Go Back   Defense Technology & Military Forum > Global Defense & Military > Navy & Maritime
Forgot Password? Join Us! Its's free!

Defense News
Land, Air & Naval Forces






Military Photos
Latest Military Pictures

Nellis_14_1162-1.JPG

Nellis_14_2512-1.JPG

Nellis_14_0051-1.JPG

Nellis_14_1085-1.JPG
Defense Reports
Aerospace & Defence







Recent Photos - DefenceTalk Military Gallery





Question on missile firings from ships

This is a discussion on Question on missile firings from ships within the Navy & Maritime forum, part of the Global Defense & Military category; Is there any particular reason why missile firings during exercises are normally conducted by ships that are moving at slow ...


Reply
 
LinkBack Thread Tools Rate Thread
Old October 27th, 2012   #1
Senior Member
Brigadier General
No Avatar
Join Date: Feb 2009
Posts: 1,864
Threads:
Question on missile firings from ships

Is there any particular reason why missile firings during exercises are normally conducted by ships that are moving at slow speed or at cruising speed - is it due to telemetry tests or simply to provide better photo opportunities for official photographers? Is there any technical reason as to why a launch wouldn't be made if a ship was moving say at 25 or 30 knots? Could FACs with speeds of 50 knots launch missiles when moving at high speeds?
STURM is offline   Reply With Quote
Similar Threads
Thread Thread Starter Forum Replies Last Post
Can Russia regain it's Military Might? scarey1989 Air Force & Aviation 142 September 9th, 2007 04:35 AM
Will Australia develop a Missile Defence System? Tasman Missiles & WMDs 7 May 24th, 2007 04:46 AM
Yj-62 Anti-ship Cruise Missile kashifshahzad Navy & Maritime 9 January 10th, 2006 05:03 PM
World's Best Missile Defence Destroyer Army & Security Forces 20 January 29th, 2005 11:42 AM
Vaunted Patriot Missile Has a 'Friendly Fire' Failing ullu Army & Security Forces 2 April 22nd, 2003 08:53 AM

Old October 27th, 2012   #2
Defense Professional / Analyst
Captain
Systems Adict's Avatar
Join Date: Dec 2006
Posts: 764
Threads:
Quote:
Originally Posted by STURM View Post
Is there any particular reason why missile firings during exercises are normally conducted by ships that are moving at slow speed or at cruising speed - is it due to telemetry tests or simply to provide better photo opportunities for official photographers? Is there any technical reason as to why a launch wouldn't be made if a ship was moving say at 25 or 30 knots? Could FACs with speeds of 50 knots launch missiles when moving at high speeds?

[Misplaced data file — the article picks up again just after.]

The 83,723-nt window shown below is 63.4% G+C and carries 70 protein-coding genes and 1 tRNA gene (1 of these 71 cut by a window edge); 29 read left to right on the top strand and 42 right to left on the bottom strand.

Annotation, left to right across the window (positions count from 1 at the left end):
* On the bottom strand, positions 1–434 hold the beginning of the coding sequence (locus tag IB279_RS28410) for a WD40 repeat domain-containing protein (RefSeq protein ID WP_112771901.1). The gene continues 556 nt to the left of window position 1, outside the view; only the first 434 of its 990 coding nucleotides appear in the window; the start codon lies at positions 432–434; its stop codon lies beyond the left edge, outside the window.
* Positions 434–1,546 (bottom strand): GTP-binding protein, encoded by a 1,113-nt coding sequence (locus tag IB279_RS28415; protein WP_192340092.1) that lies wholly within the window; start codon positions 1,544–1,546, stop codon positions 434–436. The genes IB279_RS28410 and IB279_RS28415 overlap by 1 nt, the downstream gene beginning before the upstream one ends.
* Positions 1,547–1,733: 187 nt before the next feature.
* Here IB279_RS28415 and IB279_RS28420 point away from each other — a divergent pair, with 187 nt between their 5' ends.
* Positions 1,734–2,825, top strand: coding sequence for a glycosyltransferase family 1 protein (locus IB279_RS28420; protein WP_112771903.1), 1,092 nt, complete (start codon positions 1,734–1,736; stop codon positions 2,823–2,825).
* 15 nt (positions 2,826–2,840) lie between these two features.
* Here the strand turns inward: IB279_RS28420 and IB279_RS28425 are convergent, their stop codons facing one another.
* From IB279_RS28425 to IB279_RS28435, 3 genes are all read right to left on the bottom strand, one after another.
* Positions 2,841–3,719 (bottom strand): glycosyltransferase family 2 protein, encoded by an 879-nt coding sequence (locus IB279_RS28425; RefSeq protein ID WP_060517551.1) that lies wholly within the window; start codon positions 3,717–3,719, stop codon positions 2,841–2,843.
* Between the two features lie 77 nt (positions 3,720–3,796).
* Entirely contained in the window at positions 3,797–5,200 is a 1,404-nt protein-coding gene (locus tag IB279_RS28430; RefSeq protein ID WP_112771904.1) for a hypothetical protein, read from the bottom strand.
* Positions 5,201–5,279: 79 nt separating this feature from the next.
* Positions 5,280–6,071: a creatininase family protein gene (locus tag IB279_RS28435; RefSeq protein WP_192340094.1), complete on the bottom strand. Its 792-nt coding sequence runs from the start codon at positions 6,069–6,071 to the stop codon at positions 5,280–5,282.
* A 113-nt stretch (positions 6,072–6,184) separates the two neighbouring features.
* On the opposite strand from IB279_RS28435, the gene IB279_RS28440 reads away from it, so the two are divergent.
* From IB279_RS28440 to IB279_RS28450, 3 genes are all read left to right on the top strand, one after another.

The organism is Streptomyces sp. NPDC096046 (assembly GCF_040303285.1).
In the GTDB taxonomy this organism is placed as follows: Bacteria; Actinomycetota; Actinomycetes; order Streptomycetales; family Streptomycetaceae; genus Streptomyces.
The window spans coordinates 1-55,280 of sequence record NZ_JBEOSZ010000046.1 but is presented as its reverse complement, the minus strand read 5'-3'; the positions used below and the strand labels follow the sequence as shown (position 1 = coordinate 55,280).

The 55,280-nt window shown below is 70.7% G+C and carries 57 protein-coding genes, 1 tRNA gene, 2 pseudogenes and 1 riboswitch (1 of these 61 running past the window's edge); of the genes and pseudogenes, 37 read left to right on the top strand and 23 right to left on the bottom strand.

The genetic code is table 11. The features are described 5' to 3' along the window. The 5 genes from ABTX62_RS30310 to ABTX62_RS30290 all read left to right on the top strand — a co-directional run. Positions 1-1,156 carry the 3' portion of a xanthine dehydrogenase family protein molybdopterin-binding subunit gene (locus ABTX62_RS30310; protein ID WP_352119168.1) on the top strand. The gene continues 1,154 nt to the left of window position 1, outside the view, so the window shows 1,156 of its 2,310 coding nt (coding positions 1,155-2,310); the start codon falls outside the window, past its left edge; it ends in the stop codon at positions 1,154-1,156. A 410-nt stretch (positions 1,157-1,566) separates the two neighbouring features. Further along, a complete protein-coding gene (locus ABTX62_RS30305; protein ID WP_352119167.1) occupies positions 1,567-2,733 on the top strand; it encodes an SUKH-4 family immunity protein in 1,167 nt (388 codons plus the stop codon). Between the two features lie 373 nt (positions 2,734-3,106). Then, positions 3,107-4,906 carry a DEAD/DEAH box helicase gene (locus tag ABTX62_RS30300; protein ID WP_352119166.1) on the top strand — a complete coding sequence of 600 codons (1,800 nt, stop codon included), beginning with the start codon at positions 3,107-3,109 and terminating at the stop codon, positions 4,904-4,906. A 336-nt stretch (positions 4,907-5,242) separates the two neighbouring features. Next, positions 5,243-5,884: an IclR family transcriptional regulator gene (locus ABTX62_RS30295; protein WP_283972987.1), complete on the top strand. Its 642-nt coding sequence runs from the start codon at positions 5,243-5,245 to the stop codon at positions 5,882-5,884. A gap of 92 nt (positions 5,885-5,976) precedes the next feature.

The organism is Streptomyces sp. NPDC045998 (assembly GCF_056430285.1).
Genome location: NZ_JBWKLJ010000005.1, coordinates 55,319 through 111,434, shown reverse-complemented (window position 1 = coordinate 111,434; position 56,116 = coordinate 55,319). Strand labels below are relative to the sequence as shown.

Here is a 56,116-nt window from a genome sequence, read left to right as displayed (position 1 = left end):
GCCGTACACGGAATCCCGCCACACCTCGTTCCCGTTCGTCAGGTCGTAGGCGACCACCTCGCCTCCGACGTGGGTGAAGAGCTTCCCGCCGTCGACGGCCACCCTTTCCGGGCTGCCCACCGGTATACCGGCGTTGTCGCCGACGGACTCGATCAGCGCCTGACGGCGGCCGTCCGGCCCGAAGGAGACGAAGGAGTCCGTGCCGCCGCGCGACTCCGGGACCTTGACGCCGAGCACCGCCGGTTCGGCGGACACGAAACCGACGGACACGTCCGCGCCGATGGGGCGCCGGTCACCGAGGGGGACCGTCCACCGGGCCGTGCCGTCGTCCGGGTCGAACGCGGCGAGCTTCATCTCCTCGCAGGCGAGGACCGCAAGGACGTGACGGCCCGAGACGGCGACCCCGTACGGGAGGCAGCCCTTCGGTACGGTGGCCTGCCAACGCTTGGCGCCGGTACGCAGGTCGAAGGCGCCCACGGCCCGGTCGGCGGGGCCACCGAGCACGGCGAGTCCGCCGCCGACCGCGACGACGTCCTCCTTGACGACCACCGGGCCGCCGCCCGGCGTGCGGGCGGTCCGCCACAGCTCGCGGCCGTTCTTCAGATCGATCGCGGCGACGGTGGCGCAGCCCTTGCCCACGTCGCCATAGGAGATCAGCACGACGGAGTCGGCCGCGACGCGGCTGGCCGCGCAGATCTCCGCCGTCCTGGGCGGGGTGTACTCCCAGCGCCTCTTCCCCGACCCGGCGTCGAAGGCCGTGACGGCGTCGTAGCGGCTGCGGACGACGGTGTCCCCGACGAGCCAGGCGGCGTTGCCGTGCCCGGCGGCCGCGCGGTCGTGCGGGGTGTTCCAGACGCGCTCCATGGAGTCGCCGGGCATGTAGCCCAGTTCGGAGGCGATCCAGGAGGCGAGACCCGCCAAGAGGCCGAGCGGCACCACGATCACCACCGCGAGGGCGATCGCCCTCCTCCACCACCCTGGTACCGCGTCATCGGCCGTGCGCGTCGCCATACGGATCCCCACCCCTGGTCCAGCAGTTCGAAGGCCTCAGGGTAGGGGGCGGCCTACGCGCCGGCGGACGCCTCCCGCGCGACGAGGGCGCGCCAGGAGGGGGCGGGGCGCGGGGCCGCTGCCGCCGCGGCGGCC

Logically, I would say that it had something to do with stability & accuracy.

If a ship is pootling along at minimum speed, or at dead stop / station keeping for that matter, it is a more stable platform in pitch & roll.

This stability allows the processing of data to be made easier & this makes it more accurate, as while the data may well be being fed to the command system / fire control predictor 1,000 times a second, it's not being swamped with huge variations on pitch, roll, ships heading & speed from own ship.

Additionally, the same can be said for the track extractor data being processed by the radar / tracker that is tracking the target. Less variation / solid tracking of the target leads to better accuracy.

All that said, these systems CAN operate when the ship is at speed, but there is the likelihood that unless the missile is update from own ship, mid-flight, there's a higher probability of a miss.

FAC's generally use missiles that have their own seeker heads built in, that get initial (simple) target data (range/course/speed) from own ship, then after launch lock onto target.



Well that's my 2 cents worth....

Happy to be proven incorrect !


SA

Last edited by Systems Adict; October 27th, 2012 at 06:09 PM. Reason: Correctang Speeeling Masstooks
Systems Adict is offline   Reply With Quote
Old October 27th, 2012   #3
Senior Member
Brigadier General
No Avatar
Join Date: Feb 2009
Posts: 1,864
Threads:
Quote:
Originally Posted by Systems Adict View Post
FAC's generally use missiles that have their own seeker heads built in, that get initial (simple) target data (range/course/speed) from own ship, then after launch lock onto target.
You mean there'a a difference between say, MM-40s on an FAC and MM-40s on a destroyer in that the ones fitted on the FAC have built in seeker heads? I was under the impression that all guided surface to surface missiles have built in seeker heads and that target guidance is provided via the ships radar [and fire director?] until the missile reaches its terminal phase.
STURM is offline   Reply With Quote
Old October 27th, 2012   #4
Super Moderator
Lieutenant General
No Avatar
Join Date: Mar 2009
Location: Australia
Posts: 2,562
Threads:
Quote:
Originally Posted by STURM View Post
You mean there'a a difference between say, MM-40s on an FAC and MM-40s on a destroyer in that the ones fitted on the FAC have built in seeker heads? I was under the impression that all guided surface to surface missiles have built in seeker heads and that target guidance is provided via the ships radar [and fire director?] until the missile reaches its terminal phase.